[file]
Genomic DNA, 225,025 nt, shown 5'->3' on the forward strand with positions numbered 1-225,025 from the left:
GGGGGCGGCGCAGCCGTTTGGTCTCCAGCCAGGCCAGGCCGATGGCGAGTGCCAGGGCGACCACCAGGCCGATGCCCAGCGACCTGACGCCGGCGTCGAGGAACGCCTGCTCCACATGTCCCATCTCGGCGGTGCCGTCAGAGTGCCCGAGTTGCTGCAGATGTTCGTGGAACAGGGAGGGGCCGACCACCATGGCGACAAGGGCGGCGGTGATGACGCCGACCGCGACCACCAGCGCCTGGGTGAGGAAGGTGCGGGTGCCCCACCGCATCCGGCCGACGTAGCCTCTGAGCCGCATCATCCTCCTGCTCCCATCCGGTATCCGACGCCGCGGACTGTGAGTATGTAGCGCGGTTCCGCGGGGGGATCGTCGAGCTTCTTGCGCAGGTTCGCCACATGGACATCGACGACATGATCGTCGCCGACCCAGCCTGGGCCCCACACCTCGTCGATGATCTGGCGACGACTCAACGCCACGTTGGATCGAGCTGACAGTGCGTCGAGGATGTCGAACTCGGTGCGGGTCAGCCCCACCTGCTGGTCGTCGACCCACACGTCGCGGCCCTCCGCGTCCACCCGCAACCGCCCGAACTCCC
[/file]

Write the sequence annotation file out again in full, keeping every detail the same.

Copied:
Genomic DNA, 225,025 nt, shown 5'->3' on the forward strand with positions numbered 1-225,025 from the left:
GGGGGCGGCGCAGCCGTTTGGTCTCCAGCCAGGCCAGGCCGATGGCGAGTGCCAGGGCGACCACCAGGCCGATGCCCAGCGACCTGACGCCGGCGTCGAGGAACGCCTGCTCCACATGTCCCATCTCGGCGGTGCCGTCAGAGTGCCCGAGTTGCTGCAGATGTTCGTGGAACAGGGAGGGGCCGACCACCATGGCGACAAGGGCGGCGGTGATGACGCCGACCGCGACCACCAGCGCCTGGGTGAGGAAGGTGCGGGTGCCCCACCGCATCCGGCCGACGTAGCCTCTGAGCCGCATCATCCTCCTGCTCCCATCCGGTATCCGACGCCGCGGACTGTGAGTATGTAGCGCGGTTCCGCGGGGGGATCGTCGAGCTTCTTGCGCAGGTTCGCCACATGGACATCGACGACATGATCGTCGCCGACCCAGCCTGGGCCCCACACCTCGTCGATGATCTGGCGACGACTCAACGCCACGTTGGATCGAGCTGACAGTGCGTCGAGGATGTCGAACTCGGTGCGGGTCAGCCCCACCTGCTGGTCGTCGACCCACACGTCGCGGCCCTCCGCGTCCACCCGCAACCGCCCGAACTCCC